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Whose on the Lord’s Side, Who?

By Shari Crall


I recently sat down to watch Mrs. America, the new mini-series starring Cate Blanchett as STOP ERA founder, Phyllis Schlafly. The series begins with Schlafly meeting Phil Crane for an interview. You probably have never heard of him but I grew up in his Illinois congressional district.

These events were very much a part of my early teen years as my Mom joined other Mormon women in Illinois, bussing down from the Chicago area to Springfield to STOP ERA. The mini-series is bringing my adult eyes to youthful impressions.

I was inspired by my Mom’s advocacy, but also remember asking her what was wrong with the Equal Rights Amendment. I vaguely remember Phyllis Schlafly on the Phil Donahue show articulately framing her movement as advocating respect for women and their role to raise children, depend on husbands for support, and avoid combat (the STOP stood for Stop Taking Our Privileges).

What is weirding me out is as I was watching Mrs. America, I was also finishing Marianne Monson’s new historical novel, “Her Quiet Revolution,” about the life of early Mormon doctor and first female state senator in America, Martha Hughes Cannon (excellent read by the way). Martha Hughes Cannon (1890s) was joined by Emmeline B. Wells and other prominent LDS women in the fight for women’s suffrage after the vote had been taken from them by the Edmunds-Tucker act against polygamy.

Play along with me – who said what? “You are the queens of the domestic kingdom and if you become embroiled in political agitation, the reverence that is paid you will disappear.”  Or this? “Once to be born a female was to become a plaything or a slave … today . . . woman is the peer of the noblest man . . . . and may the day be hastened when women will know all their rights, and knowing, dare maintain.” Who claimed passage of women’s rights legislation would bring about unknown consequences? Or take away gender specific privileges? Who said, “No privileged class either of sex, wealth, or descent should be allowed to arise or exist. All persons should have the legal right to be the equal of every other.”  Who said, “Equality of rights under the law shall not be denied or abridged by the United States or by any state on account of sex.”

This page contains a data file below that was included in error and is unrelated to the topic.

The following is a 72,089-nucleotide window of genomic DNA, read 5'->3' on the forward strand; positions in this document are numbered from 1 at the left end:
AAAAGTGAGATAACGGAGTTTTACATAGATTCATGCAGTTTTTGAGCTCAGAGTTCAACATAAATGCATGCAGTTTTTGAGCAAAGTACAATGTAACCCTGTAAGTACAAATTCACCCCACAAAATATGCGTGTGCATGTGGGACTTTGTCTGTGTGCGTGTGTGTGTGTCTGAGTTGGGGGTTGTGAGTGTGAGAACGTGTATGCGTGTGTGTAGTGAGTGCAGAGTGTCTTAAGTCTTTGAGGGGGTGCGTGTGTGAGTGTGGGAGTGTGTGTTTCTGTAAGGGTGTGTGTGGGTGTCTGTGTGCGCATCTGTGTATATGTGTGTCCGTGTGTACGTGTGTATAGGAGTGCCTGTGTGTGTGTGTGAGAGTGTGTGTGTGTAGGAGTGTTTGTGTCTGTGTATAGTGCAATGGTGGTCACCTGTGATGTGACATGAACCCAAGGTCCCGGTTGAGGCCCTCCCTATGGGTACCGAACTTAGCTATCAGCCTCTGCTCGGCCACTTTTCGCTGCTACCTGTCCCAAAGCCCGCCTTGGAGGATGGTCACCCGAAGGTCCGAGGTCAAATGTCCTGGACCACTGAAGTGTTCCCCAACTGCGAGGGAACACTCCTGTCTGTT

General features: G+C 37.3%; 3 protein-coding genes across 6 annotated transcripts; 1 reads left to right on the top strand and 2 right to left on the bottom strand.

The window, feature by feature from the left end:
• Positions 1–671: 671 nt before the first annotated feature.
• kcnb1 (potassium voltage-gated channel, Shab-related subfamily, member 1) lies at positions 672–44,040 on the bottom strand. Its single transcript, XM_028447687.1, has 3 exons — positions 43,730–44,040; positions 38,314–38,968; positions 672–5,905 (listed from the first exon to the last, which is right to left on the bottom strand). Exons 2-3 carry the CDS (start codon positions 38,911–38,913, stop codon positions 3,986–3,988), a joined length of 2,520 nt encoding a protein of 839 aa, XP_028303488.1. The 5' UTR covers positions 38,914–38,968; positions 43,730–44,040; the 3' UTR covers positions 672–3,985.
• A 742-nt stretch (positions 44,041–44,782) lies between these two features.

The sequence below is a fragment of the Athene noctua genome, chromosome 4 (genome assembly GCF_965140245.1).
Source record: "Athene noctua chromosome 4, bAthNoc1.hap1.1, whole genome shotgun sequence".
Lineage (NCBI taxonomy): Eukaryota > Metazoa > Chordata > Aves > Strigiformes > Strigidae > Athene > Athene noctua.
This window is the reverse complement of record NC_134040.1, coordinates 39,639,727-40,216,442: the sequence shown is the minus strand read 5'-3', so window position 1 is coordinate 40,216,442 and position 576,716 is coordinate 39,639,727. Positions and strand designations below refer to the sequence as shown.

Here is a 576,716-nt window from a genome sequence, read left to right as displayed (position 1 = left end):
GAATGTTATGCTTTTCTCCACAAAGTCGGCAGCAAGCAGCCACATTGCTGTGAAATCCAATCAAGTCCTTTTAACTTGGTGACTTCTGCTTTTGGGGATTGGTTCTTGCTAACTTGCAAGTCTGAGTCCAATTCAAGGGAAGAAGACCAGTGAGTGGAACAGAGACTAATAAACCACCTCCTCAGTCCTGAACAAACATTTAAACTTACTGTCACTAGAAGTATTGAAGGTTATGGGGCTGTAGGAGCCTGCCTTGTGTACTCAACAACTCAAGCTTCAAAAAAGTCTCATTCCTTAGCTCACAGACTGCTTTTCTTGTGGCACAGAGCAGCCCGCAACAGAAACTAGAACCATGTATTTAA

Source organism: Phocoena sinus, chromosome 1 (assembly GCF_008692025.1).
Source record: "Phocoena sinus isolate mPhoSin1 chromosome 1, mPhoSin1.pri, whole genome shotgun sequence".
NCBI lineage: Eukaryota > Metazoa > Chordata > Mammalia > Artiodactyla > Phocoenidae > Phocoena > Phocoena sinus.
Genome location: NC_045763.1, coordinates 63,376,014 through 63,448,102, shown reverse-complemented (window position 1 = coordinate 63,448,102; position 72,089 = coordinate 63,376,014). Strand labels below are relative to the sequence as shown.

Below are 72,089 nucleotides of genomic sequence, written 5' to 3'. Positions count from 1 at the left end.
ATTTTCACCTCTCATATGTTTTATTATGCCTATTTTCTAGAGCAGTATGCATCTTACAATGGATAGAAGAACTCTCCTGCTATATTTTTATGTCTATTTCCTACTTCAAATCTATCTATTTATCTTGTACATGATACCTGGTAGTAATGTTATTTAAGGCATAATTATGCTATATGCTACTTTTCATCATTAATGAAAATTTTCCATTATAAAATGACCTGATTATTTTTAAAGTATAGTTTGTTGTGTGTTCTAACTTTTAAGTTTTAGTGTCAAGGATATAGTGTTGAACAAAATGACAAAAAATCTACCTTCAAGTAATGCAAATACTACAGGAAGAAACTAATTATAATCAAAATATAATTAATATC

These women, about a century apart, traded spaces and places. The 1970s LDS women were fighting to preserve the traditional family, reliant on husbands and fathers to provide so they could be in the home with their children. The 1890s LDS women had anything but traditional families and as many polygamist men could not afford to support more than one household, were tasked with making their own way. The women of 1890, wanted equal access, pish poshing arguments they needed to remain privileged, while the 1970s women fought to maintain privileges.


Answers: B.H. Roberts, 1895, arguing against Utah women’s suffrage; Martha Hughes Cannon, 1895, arguing for women’s suffrage; B.H. Roberts, 1895; Phyllis Schlafly, 1970s; Martha Hughes Cannon, 1895; the Equal Rights Amendment. The B.H. Roberts and Martha Hughes Cannon quotes are from “Her Quiet Revolution,” by Marianne Monson.

About Shari Crall

Shari Crall is a native of the Chicago suburbs. She has lived her adult life in Southern California where she raised four children with her husband Chris. She recently retired from a career in social work. She holds a BA in political science from BYU and an MSW from SDSU. She spent over a decade writing a column for her local newspaper, titled The Crall Space. She has blogged for Segullah for several years and been published in LDS outlets like Exponent II, a BYU Women's Conference collection, and most recently in Living on the Inside of the Edge by author Christian Kimball.

3 thoughts on “Whose on the Lord’s Side, Who?”

  1. I acknowledge this as an oversimplification of very complex issues and positions but I still believe one of the largest misunderstandings is that “equality” does not mean “sameness”.

  2. Great post, Sheri – and I connect with it in two ways. Our bishop when we lived in south suburban Chicago in the early 1late 1980's had been a stake president during the time you mention. He put no pressure on women to hop on buses to Springfield, believing it was the right of individual women to make their decisions. He took some ecclesiastical flack from that unfortunately. He was a noble man of character and principle.

    The second point of connection is that when my husband's great-grandmother was pregnant in 1895 with the baby who would eventually become my husband's grandfather, she and her husband talked about name selection if they had a boy. The husband suggested "Roberts" as a first name since he was a good friend of B.H. Roberts. The wife refused to consider that because Roberts didn't support women's suffrage. They settled on a different name: Spencer Woolley Kimball.

  3. Do you maybe mean "Who's on the Lord's Side"? Whose is a possessive pronoun, as in "Whose book is that?" Who's, by contrast, is a contraction for "who is."


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